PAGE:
The Telegraph
Since 1st March, 1999
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Ulfa breaks tacit truce with NSCN

Guwahati, Dec. 25: After trying not to cross one another’s path for decades, the two dominant militant groups of the Northeast look set for a confrontation with Ulfa today, firing a salvo at the NSCN (I-M)’s “greater Nagalim” dream and another at Nagaland for allegedly encroaching on Assam’s territory.

Ulfa chairman Arabinda Rajkhowa said in an emailed statement to the media that Nagaland had set up four subdivisions on Assam’s land, taking advantage of Dispur’s laxity.

The four subdivisions referred to in the statement — Kohoboto, Niuland, Uriamghat and Hukaiare — are in the disputed zone of the inter-state border in Golaghat and Karbi Anglong districts.

Rajkhowa also criticised political parties for not taking a strong stand on the NSCN (I-M)’s demand for a “greater Nagalim”, including the Naga-inhabited areas of Assam, Arunachal Pradesh and Manipur. He accused the political leadership of just paying “lip service” to the task of protecting Assam’s territory.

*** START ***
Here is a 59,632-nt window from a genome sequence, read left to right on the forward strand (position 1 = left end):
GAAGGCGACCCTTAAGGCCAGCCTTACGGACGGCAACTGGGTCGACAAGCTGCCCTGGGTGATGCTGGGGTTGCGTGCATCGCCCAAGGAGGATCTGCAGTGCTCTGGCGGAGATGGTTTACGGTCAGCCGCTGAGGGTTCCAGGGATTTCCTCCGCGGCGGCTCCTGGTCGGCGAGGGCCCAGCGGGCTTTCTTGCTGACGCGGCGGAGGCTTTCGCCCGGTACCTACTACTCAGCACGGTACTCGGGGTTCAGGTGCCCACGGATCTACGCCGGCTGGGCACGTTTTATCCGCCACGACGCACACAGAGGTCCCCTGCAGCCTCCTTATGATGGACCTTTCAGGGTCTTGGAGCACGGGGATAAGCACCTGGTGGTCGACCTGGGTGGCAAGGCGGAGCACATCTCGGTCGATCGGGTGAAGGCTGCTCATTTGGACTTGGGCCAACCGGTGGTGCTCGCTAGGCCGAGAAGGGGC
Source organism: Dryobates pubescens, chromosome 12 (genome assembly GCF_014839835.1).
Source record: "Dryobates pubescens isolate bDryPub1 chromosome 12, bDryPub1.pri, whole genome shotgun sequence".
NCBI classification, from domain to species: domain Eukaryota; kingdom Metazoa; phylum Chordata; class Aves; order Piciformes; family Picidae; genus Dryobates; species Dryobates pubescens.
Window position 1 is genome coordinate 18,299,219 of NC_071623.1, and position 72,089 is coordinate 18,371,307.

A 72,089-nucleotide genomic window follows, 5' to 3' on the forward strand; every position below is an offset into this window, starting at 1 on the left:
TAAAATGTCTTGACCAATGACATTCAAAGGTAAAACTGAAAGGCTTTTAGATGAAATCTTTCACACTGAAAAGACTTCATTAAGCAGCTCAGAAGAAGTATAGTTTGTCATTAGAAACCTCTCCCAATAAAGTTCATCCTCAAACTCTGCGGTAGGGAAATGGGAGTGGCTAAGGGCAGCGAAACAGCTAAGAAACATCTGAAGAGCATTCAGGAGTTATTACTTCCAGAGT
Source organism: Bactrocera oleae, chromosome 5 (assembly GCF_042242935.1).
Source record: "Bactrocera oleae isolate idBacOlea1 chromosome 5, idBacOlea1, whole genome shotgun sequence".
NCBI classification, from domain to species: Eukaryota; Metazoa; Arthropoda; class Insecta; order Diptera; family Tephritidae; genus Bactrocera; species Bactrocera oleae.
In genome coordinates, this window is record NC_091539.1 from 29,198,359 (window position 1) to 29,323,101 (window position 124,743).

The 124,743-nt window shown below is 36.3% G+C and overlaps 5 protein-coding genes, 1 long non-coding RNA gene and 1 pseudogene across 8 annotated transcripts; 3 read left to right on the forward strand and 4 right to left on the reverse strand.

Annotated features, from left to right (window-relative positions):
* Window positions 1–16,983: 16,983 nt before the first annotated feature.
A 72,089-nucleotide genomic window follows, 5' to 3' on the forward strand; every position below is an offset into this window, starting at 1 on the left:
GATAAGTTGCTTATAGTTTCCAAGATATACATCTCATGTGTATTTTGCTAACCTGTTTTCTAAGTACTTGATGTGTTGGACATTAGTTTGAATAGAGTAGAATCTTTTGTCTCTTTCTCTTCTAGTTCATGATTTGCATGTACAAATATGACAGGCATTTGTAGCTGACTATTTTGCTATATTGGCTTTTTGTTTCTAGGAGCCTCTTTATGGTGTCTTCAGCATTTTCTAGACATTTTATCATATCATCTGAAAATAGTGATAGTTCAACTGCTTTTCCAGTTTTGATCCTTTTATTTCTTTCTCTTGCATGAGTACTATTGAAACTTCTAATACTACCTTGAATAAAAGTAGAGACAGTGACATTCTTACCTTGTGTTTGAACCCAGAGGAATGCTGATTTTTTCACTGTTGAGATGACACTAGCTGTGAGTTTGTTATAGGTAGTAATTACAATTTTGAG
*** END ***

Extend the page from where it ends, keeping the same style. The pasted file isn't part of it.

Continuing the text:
Until Rajkhowa’s statement, Ulfa had avoided airing its views on contentious issues involving the two states. It has no relationship with the NSCN (I-M), but shares camps with the NSCN (Khaplang) in Myanmar.

“For the failure of the political parties and their leaders to take any fruitful step to resolve the border dispute, this sensitive issue has remained unsettled (sic) for another year,” the Ulfa statement said.

The Assam-Nagaland boundary dispute is an old one. Several rounds of discussions between the neighbours, including at the level of chief ministers, have failed to break the deadlock.

A Supreme Court-constituted panel last month began the task of “identifying” the boundaries of Assam, Nagaland and Arunachal Pradesh in a bid to end the territory disputes among the three northeastern neighbours.

Apart from fuelling the territory dispute, Ulfa accused the police and army of extorting money in its name and fomenting trouble to “malign” its image.

Rajkhowa claimed that the police and the army have been printing Ulfa stationery to collect money and triggering blasts in public places.

On the fractured peace process, the Ulfa chairman said his organisation hoped to finalise the agenda for talks with Delhi early next year.

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